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Newbie question, yet I cannot find a sufficient step-by-step instruction on Jinja2 official website or by googling.

My current Django project is halfway done, and I cannot stand not able to use queryset filter in Django template anymore. So decide to switch to Jinja2.

What I have done: pip install jinja2 to the virtualenv. Then I tried to use Jinja syntax in my template files, which fails.. apparently and sadly

What else do I need to do to make Jinja2 work?

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up vote 4 down vote accepted

You'll need to switch to using a rendering method that uses Jinja2 templates instead of Django templates - coffin has a helper you can use named render_to_response that should work.

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Thank you. It works like charm – Philip007 Jun 6 '13 at 16:18

I just want to recommend two alternatives I find very useful.

Jinja template tag

One is the jinja template tag which lets you use jinja within django templates as

{% jinja %}{{ this_is_jinja(True)}}{% endjinja %}

Very useful when you can't / don't want to break the rest of your existing templates.


Conditional template engine

The other is conditional loading of template engines based on filename (note I wrote this since I use both template languages):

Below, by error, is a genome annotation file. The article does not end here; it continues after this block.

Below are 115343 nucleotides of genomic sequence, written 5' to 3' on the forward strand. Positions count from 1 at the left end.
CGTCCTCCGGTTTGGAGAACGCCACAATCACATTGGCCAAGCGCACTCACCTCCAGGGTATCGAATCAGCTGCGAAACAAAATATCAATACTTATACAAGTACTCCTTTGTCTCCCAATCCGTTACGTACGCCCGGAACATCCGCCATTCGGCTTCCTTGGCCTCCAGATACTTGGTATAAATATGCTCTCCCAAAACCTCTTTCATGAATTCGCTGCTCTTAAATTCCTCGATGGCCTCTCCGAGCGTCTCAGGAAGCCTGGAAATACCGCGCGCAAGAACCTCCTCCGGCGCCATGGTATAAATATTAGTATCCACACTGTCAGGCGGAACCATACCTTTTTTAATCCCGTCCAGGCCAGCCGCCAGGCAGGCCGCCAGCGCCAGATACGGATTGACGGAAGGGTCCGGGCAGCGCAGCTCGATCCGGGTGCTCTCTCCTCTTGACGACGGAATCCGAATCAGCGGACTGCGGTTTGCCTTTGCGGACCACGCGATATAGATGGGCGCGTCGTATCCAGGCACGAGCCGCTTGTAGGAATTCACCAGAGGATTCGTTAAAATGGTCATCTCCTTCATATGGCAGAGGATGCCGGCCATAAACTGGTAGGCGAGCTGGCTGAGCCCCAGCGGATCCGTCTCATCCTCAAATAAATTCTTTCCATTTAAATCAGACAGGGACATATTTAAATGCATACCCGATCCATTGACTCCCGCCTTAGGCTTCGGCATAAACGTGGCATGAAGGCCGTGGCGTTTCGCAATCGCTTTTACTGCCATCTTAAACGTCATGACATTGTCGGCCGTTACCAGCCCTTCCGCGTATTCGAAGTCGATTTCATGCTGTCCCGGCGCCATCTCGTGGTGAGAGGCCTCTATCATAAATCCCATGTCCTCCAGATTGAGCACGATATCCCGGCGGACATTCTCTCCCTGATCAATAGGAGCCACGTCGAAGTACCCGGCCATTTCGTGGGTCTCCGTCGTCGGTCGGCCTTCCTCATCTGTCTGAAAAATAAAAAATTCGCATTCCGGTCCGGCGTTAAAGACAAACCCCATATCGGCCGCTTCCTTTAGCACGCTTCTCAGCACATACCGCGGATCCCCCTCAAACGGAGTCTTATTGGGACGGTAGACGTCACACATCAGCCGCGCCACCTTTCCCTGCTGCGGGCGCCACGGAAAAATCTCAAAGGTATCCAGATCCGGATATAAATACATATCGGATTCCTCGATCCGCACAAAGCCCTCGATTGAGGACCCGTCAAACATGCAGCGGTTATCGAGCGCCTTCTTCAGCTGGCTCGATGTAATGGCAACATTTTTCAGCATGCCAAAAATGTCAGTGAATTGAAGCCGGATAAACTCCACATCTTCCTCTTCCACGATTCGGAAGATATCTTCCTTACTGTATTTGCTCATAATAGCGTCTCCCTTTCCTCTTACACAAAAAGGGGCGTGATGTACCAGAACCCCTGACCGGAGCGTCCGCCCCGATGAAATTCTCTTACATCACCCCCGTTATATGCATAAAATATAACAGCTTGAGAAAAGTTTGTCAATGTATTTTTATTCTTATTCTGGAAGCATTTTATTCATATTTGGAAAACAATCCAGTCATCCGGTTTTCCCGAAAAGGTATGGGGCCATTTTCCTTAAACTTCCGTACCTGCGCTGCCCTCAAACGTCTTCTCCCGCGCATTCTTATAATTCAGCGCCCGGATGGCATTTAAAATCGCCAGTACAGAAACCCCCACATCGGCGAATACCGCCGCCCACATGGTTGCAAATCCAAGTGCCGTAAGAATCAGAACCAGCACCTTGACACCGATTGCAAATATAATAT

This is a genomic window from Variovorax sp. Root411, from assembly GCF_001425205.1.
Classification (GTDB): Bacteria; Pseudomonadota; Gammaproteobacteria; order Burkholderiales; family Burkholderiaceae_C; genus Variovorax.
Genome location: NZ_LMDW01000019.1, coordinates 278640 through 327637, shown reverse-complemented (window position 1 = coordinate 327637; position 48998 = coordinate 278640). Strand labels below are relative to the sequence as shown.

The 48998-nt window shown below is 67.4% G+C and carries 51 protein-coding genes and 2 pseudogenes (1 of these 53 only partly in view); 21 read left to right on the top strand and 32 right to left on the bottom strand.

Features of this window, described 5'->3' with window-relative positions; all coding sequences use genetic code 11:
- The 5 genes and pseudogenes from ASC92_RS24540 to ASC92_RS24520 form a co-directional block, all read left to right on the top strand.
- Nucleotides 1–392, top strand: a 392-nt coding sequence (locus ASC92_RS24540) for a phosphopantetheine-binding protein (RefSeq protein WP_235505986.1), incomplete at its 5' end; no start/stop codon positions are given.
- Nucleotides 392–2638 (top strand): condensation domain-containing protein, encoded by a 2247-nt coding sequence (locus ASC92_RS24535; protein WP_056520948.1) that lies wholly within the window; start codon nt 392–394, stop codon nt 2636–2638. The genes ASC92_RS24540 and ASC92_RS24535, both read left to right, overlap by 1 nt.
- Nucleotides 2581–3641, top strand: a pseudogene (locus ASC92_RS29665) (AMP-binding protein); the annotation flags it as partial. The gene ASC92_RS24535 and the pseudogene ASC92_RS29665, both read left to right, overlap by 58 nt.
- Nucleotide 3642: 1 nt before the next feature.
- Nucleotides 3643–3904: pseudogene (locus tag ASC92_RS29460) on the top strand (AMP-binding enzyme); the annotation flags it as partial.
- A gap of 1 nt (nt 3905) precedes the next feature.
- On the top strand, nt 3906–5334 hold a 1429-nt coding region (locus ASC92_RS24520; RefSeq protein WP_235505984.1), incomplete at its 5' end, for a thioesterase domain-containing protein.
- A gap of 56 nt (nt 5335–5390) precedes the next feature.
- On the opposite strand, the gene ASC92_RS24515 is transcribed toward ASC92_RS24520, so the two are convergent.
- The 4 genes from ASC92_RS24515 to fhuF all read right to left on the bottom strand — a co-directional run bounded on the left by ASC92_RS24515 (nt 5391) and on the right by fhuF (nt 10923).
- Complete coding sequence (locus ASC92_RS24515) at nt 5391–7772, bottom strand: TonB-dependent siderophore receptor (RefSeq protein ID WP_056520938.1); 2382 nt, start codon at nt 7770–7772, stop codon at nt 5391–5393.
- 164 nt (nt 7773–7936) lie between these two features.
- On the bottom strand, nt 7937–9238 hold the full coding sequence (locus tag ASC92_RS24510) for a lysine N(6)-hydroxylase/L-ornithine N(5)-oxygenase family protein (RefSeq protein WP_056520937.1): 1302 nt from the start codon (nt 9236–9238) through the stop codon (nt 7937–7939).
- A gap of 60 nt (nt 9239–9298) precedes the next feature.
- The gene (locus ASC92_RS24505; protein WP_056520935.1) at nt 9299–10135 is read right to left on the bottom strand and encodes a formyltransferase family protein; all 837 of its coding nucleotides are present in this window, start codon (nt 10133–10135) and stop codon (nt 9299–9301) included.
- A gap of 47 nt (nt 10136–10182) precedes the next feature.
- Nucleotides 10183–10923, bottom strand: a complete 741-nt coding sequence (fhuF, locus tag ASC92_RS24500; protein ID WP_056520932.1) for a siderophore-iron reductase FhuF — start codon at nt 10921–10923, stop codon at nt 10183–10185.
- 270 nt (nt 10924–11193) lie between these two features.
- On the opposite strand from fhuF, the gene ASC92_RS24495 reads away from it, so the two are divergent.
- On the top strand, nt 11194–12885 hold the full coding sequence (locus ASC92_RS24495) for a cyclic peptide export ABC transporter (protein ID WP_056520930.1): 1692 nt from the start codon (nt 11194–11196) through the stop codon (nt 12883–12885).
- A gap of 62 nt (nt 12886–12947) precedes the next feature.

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+1 Very useful suggestions, thank you – Philip007 Jun 6 '13 at 17:46
Big +1. Both are great suggestions. If you could add a line or two contrasting their pros & cons (security/performance), that'd be very helpful. – Error Jul 20 '14 at 9:14
@buffer I don't understand how security plays into this (if your template is compromised.. your server is compromised). As for performance, I don't have any benchmarks for you, but my general conclusion on web development performance is that it should be handled last (never prematurely optimize) since everything must be cached to attain commercial levels of traffic anyways. There is not anything that jumps out at me in these features that would be a red flag of a performance issue vs the default template language. – Yuji 'Tomita' Tomita Jul 21 '14 at 3:46

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